Lesion Preparation Using Diamondback 360 OAS Shown to Enhance Paclitaxel Distribution in Calcified PAD
September 11, 2017—CBSET announced that its scientists have published data and analyses regarding the barrier effects of calcified plaque on drug delivery and the treatment success of adjunctive lesion preparation therapy in the treatment of peripheral atherosclerosis. CBSET is a not-for-profit preclinical research institute dedicated to translational research, education, and advancement of medical technologies.
According to CBSET, these data demonstrated enhanced paclitaxel distribution in calcified human arteries after lesion treatment using the Diamondback 360 orbital atherectomy system (OAS; Cardiovascular Systems, Inc.) in a cadaver model with simulated flow and are published by Abraham R. Tzafriri, PhD, et al online in Journal of Controlled Release.
The study's Lead Investigator, Elazer Edelman, MD, who is Chairman and Co-Founder of CBSET, commented in the announcement, “The data are exciting in that they suggest that subtle modification to the plaque surface can have profound effects on drug penetration. Massive debulking may be a relic of the past, and a more muted approach may extend endovascular intervention for peripheral artery disease treatment into vessels even below the knee. This paradigm shift, which relies on quantitative studies, creates an opportunity for the medical device industry to optimize drug-delivery therapies to complex lesions.”
Dr. Tzafriri, who is Director of Research and Innovation at CBSET, added, “CBSET is committed to the development of novel experimental and computational models for defining the barrier effects of tissue components on drugs of interest and evaluating novel endovascular therapies. Quantification of the barrier effects of calcified plaque through computational modeling of arterial drug distribution experiments provides a framework by which to evaluate and optimize a range of emerging drug delivery and lesion preparation therapies for peripheral artery disease.”
As summarized in Journal of Controlled Release, the CBSET investigators evaluated the effects of orbital atherectomy on intraluminal paclitaxel delivery to human peripheral arteries with substantial calcified plaque.
Diagnostic angiography and three-dimensional rotational imaging of five fresh human lower limbs revealed calcification in all main arteries. The proximal or distal segment of each artery was treated using the OAS under simulated blood flow and fluoroscopy.
The investigators conducted either histomorphometric assessment of effect or tracking of 14-C-labeled or fluorescent-labeled paclitaxel of explanted arterial segments. Radiolabeled drug-quantified bulk delivery and fluorescent label established penetration of the drug over finer spatial domain in serial microscopic sections. Results were interpreted using a mathematical model of binding-diffusion mediated arterial drug distribution.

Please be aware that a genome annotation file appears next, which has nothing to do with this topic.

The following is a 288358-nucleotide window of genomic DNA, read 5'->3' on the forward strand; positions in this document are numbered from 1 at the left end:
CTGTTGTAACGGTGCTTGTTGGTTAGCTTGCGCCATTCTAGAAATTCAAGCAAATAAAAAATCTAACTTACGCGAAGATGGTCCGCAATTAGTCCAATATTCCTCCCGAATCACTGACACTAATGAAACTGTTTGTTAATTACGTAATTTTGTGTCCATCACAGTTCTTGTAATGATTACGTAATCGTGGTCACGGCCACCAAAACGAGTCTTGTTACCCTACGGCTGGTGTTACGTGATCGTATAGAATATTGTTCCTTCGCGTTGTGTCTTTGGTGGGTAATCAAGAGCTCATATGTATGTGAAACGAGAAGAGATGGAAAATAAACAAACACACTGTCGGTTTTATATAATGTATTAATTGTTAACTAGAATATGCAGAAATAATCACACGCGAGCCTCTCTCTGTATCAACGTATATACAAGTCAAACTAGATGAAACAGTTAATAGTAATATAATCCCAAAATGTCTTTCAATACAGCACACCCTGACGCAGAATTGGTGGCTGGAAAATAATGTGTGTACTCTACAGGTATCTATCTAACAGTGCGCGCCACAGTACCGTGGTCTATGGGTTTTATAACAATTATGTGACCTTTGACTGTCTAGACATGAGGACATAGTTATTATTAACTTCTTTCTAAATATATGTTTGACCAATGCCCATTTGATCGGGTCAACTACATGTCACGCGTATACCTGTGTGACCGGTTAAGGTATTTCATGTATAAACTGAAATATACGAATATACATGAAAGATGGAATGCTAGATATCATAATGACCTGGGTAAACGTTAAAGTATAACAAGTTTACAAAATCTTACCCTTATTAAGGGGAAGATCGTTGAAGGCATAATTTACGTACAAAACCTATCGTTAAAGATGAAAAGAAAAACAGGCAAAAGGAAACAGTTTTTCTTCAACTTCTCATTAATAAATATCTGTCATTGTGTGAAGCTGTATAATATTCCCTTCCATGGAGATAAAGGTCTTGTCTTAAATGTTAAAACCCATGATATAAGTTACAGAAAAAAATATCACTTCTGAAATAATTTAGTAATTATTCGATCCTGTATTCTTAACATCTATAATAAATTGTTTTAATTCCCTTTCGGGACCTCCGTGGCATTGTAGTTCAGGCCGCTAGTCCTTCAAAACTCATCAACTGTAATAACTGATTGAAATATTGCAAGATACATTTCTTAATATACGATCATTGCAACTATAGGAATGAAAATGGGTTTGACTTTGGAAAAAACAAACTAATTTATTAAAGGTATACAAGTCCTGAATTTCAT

In Journal of Controlled Release, the investigators reported that lesion composition affected paclitaxel absorption and distribution in cadaveric human peripheral arteries. Pretreatment imaging calcium scores in control femoropopliteal arterial segments correlated with a log-linear decline in the bulk absorption rate-constant of 14-C labeled, declining 5.5-fold per calcified quadrant (P = .05; n = 7).
Compared to controls, OAS-treated femoropopliteal segments exhibited 180 μm thinner intima (P < .001), 45% less plaque calcification, and two log orders higher paclitaxel bulk absorption rate-constants. Correspondingly, fluorescent paclitaxel penetrated deeper in OAS-treated femoropopliteal segments compared to controls due to a 70% increase in diffusivity (P < .001).
These data illustrate that calcified plaque limited intravascular drug delivery, and controlled OAS treatment of calcific plaques resulted in greater drug permeability and improved adjunct drug delivery to diseased arteries, concluded the investigators in Journal of Controlled Release.
In CBSET's press release, Michael R. Jaff, DO, commented, "These data suggest that clinical association of diminished efficacy of antirestenotic drugs in severely calcified arteries is at least partly due to limitations in drug absorption.” Additionally, Dr. Jaff stated, "This preclinical demonstration of the hindrance of drug distribution by calcified tissue and improved drug delivery after modification of calcified atherosclerotic plaque could have significant clinical implications.” Dr. Jaff is President of Newton-Wellesley Hospital, and Professor of medicine, Harvard Medical School in Boston, Massachusetts. He has no formal financial relationship with CSI or CBSET, noted the announcement.